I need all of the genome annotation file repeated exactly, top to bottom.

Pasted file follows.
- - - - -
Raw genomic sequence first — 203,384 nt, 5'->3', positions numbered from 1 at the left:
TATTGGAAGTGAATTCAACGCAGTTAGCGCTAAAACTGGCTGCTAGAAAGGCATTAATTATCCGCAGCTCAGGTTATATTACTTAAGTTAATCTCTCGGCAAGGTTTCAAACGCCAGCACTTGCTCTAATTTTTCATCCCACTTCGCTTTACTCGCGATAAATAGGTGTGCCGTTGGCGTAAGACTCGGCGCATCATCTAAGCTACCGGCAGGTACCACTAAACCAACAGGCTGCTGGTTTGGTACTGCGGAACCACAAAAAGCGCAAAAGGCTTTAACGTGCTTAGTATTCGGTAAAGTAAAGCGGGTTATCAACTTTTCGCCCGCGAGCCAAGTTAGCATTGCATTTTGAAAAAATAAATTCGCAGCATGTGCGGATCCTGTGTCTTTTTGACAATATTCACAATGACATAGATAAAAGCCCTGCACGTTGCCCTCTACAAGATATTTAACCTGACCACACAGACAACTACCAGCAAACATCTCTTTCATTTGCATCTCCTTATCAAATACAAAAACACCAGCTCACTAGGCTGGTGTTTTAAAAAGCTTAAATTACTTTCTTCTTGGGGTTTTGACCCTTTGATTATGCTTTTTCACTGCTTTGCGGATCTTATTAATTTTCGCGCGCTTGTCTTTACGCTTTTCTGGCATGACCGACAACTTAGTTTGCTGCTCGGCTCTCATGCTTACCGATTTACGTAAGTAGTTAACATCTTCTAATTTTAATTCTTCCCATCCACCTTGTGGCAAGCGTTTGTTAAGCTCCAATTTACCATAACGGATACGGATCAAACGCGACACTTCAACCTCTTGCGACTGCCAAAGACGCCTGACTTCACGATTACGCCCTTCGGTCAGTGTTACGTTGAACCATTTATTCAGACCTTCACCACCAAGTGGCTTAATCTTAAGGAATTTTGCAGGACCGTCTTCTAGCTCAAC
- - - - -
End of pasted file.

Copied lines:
Raw genomic sequence first — 203,384 nt, 5'->3', positions numbered from 1 at the left:
TATTGGAAGTGAATTCAACGCAGTTAGCGCTAAAACTGGCTGCTAGAAAGGCATTAATTATCCGCAGCTCAGGTTATATTACTTAAGTTAATCTCTCGGCAAGGTTTCAAACGCCAGCACTTGCTCTAATTTTTCATCCCACTTCGCTTTACTCGCGATAAATAGGTGTGCCGTTGGCGTAAGACTCGGCGCATCATCTAAGCTACCGGCAGGTACCACTAAACCAACAGGCTGCTGGTTTGGTACTGCGGAACCACAAAAAGCGCAAAAGGCTTTAACGTGCTTAGTATTCGGTAAAGTAAAGCGGGTTATCAACTTTTCGCCCGCGAGCCAAGTTAGCATTGCATTTTGAAAAAATAAATTCGCAGCATGTGCGGATCCTGTGTCTTTTTGACAATATTCACAATGACATAGATAAAAGCCCTGCACGTTGCCCTCTACAAGATATTTAACCTGACCACACAGACAACTACCAGCAAACATCTCTTTCATTTGCATCTCCTTATCAAATACAAAAACACCAGCTCACTAGGCTGGTGTTTTAAAAAGCTTAAATTACTTTCTTCTTGGGGTTTTGACCCTTTGATTATGCTTTTTCACTGCTTTGCGGATCTTATTAATTTTCGCGCGCTTGTCTTTACGCTTTTCTGGCATGACCGACAACTTAGTTTGCTGCTCGGCTCTCATGCTTACCGATTTACGTAAGTAGTTAACATCTTCTAATTTTAATTCTTCCCATCCACCTTGTGGCAAGCGTTTGTTAAGCTCCAATTTACCATAACGGATACGGATCAAACGCGACACTTCAACCTCTTGCGACTGCCAAAGACGCCTGACTTCACGATTACGCCCTTCGGTCAGTGTTACGTTGAACCATTTATTCAGACCTTCACCACCAAGTGGCTTAATCTTAAGGAATTTTGCAGGACCGTCTTCTAGCTCAAC